Meet Hiten Noonwal, a gender-fluid artist who wishes for a world where there is freedom to live without the gender binaries. For Hiten, the journey started way back when he was in the 6th standard when he first performed as a gender fluid dancer. Donning a lehenga, make-up, kajal, kum-kum, bangles and a wig, Hiten was ready to take the stage for the first time as a cross-dresser.
I don’t remember exactly what all I was feeling, except that I was feeling so beautiful, happy and complete.
One stage performance was enough for him to believe that he could do this for the rest of his life. Hiten began looking for more opportunities to perform. While he initially focused on performing on Bollywood numbers and popular English tracks, his love for instrumental music is what became an inherent part of his performances later in life. Hiten went to Banjara School of Dance to integrate his passion for dance, drama, art and fashion.
The turning point in Hiten’s life was in 2011 when he auditioned as a belly dancer in a popular dance reality show. Hiten was ridiculed for wearing a feminine costume and for “dancing like a girl.”
Talking about his experience, Hiten says: “Judges for the show were prominent Bollywood figures. As I was performing the judges pressed their buzzer to stop my performance.”
“One particular judge rudely asked me, “Why are you dancing as a girl? What are you doing? You scared me. Now I will scream in the middle of the night remembering you. I heard her muttering ‘kahan-kahan se aa jaate hain’.”
“The male judge who was a veteran actor commented on my costume, I was terribly humiliated yet there was one younger judge who said, “I like your belly moves and make- up.” After my performance I was completely numb. I must have sat backstage for 30 minutes until a guard came and told me to leave the venue, ” he continued.
When the reality show aired their audition rounds, they had changed the music from Shakira’s Ojas asi to Laila mai Laila. The resultant video clip became a topic of humiliation for him as no one was ready to believe that the soundtrack had been changed. Hiten went into depression due to the trolling that followed and it was only after a few months that he was able to force himself to get his life back on track.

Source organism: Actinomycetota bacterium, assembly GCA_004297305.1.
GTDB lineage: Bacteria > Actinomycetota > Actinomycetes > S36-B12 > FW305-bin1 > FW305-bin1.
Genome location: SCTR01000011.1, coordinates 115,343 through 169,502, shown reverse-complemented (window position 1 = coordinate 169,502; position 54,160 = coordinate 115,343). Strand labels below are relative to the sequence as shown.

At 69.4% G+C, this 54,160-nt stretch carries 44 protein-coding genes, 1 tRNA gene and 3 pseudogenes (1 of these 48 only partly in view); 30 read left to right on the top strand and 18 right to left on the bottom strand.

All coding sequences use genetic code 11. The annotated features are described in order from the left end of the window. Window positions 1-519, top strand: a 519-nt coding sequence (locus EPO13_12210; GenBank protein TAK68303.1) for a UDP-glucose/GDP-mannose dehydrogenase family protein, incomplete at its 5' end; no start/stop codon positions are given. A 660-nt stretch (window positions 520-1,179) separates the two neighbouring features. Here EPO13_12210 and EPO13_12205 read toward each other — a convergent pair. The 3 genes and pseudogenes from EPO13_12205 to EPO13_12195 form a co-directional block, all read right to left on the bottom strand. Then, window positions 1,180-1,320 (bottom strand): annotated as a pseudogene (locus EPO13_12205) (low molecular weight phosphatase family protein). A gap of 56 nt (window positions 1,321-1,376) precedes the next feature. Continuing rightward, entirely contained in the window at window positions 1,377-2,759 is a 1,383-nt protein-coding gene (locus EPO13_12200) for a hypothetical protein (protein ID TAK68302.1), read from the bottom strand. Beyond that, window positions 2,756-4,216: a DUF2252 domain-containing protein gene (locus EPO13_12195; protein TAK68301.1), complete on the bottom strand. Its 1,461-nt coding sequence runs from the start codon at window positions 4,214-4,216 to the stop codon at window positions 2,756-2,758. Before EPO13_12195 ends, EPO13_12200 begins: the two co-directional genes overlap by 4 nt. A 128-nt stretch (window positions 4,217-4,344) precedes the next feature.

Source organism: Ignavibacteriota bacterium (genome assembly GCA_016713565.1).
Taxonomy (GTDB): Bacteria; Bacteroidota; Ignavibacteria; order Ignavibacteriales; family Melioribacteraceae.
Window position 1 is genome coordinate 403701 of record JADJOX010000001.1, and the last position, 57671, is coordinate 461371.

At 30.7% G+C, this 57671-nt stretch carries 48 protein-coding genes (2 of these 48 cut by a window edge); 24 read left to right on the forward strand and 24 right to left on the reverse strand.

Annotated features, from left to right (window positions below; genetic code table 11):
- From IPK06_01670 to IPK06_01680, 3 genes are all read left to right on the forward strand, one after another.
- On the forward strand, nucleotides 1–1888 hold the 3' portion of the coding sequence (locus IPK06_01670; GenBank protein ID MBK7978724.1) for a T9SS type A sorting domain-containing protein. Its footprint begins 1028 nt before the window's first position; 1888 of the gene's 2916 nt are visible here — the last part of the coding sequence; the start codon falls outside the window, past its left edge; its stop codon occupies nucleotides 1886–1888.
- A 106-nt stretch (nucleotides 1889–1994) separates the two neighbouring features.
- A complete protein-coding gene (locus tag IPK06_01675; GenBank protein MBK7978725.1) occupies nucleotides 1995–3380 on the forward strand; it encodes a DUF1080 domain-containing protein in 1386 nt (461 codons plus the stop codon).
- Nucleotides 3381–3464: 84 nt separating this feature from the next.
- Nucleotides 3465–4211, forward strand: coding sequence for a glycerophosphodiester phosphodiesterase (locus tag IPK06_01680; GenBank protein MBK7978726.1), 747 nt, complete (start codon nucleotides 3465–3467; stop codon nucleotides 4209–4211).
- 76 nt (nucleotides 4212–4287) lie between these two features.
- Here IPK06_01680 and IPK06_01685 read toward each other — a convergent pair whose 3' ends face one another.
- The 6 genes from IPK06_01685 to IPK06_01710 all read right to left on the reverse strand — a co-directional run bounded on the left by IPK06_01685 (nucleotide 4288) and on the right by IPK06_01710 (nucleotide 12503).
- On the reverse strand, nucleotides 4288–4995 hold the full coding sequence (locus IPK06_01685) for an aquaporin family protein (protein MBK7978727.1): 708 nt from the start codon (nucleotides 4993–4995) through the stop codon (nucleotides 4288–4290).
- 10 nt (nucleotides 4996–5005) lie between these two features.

Hiten is a strong believer of the fact that art has no gender and when they say so, they don’t mean that the artist is gender-less, instead, they talk about how their narratives are no longer defined by gender.
To me, being gender-fluid means that “you have one gender identity that is not exclusively male or female; you are both combined, or a mix of these two binary genders,” The same goes for which pronouns they prefer to use and how they might choose to present their gender. In many of my artworks I’m a female and many others I’m male. I’m “living in-between genders,” and feeling comfortable with either male or female pronouns.I see gender as the universe; it’s so vast and wide with so many options that you can’t really contain it to a small scale. My definition of gender fluidity might not adhere to everyone’s standards but I am glad that I can express myself with it completely.
Hiten has faced a lot of flak for cross-dressing, both in public and on social media.
People usually get offended by my images where I dress as a woman. They comment on my images and sometimes report my profile and block me on Facebook/ Instagram. Many people at public places call me by slang names, Hijara, chakka, 50-50… etc. That’s very humiliating. While many others approach me thinking that I’m a sex worker. People think it’s very shameful to dress like a woman if you’re born “male”. To them, I always revert with – “I’m not ashamed to dress like a woman, because it’s not shameful to be a woman.”
Hiten works as a fashion designer to pay his bills and support his parents but intends to teach art someday.
Note: This is an InUth Original
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